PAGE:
Global investing can help better diversify a portfolio. But all markets are not the same.
How are developed, emerging, and frontier markets different?
Morgan Stanley Capital International (MSCI) classifies foreign markets into three categories: developed, emerging, and frontier. A country might have an emerging stock market and a developed bond market depending on each market’s length of existence, size, and other factors. Countries may move from one classification to another as they evolve.
- Understanding the types of international markets can help you become a better investor in these markets.
- Investments outside the U.S. may provide opportunities that arise from fast-growing economies and markets.
- Investing internationally can help diversify a portfolio by adding assets that have risk-and-return patterns different from U.S. investments.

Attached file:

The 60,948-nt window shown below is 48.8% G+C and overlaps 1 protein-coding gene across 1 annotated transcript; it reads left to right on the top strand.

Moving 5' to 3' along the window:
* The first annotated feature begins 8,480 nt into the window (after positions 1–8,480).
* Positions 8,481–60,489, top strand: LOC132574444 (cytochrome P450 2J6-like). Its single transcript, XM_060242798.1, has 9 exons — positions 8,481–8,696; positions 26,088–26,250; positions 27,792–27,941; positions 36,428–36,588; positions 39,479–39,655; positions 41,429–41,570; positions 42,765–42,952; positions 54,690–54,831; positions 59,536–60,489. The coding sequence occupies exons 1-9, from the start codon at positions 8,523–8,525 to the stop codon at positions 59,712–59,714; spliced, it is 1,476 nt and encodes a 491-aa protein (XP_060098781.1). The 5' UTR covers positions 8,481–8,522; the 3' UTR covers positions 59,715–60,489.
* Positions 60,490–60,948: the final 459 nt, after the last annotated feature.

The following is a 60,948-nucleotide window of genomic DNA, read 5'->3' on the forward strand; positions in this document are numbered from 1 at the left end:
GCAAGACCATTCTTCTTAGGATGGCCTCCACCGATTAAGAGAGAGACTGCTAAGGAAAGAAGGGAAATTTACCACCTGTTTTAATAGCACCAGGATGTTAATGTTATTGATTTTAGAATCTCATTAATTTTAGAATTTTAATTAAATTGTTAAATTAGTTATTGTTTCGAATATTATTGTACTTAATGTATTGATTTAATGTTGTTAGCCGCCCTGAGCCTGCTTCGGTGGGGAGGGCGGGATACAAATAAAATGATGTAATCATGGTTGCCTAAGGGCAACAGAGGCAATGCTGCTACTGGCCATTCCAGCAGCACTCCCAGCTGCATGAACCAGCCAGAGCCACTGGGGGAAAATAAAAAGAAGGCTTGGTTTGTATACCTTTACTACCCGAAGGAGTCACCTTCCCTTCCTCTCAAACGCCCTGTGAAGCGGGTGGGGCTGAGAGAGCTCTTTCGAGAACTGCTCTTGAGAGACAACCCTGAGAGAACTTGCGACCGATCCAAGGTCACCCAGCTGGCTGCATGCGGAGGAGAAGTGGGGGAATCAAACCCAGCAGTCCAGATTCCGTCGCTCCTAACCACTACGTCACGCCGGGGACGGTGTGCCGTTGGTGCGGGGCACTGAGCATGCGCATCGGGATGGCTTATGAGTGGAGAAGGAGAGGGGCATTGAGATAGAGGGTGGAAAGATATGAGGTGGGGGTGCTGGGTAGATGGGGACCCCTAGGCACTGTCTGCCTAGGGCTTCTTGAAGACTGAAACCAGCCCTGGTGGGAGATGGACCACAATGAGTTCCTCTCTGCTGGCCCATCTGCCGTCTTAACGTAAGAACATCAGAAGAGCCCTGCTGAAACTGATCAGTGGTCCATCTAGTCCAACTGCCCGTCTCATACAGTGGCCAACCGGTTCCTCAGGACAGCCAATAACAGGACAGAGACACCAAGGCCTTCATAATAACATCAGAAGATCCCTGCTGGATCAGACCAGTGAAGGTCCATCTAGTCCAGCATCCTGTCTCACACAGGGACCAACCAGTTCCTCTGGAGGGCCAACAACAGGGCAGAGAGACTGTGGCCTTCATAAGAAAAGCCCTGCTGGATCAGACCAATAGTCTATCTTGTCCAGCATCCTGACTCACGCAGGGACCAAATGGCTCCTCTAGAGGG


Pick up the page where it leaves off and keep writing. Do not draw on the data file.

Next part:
- International investments carry risks investors need to consider.
Foreign investments: Investing in foreign securities presents certain risks not associated with domestic investments, such as currency fluctuation, political and economic instability, and different accounting standards. This may result in greater share price volatility. These risks are heightened in emerging and frontier markets.
Wells Fargo Investment Institute, Inc. is a registered investment adviser and wholly-owned subsidiary of Wells Fargo & Company and provides investment advice to Wells Fargo Bank, N.A., Wells Fargo Advisors, and other Wells Fargo affiliates. Wells Fargo Bank, N.A. is a bank affiliate of Wells Fargo & Company.
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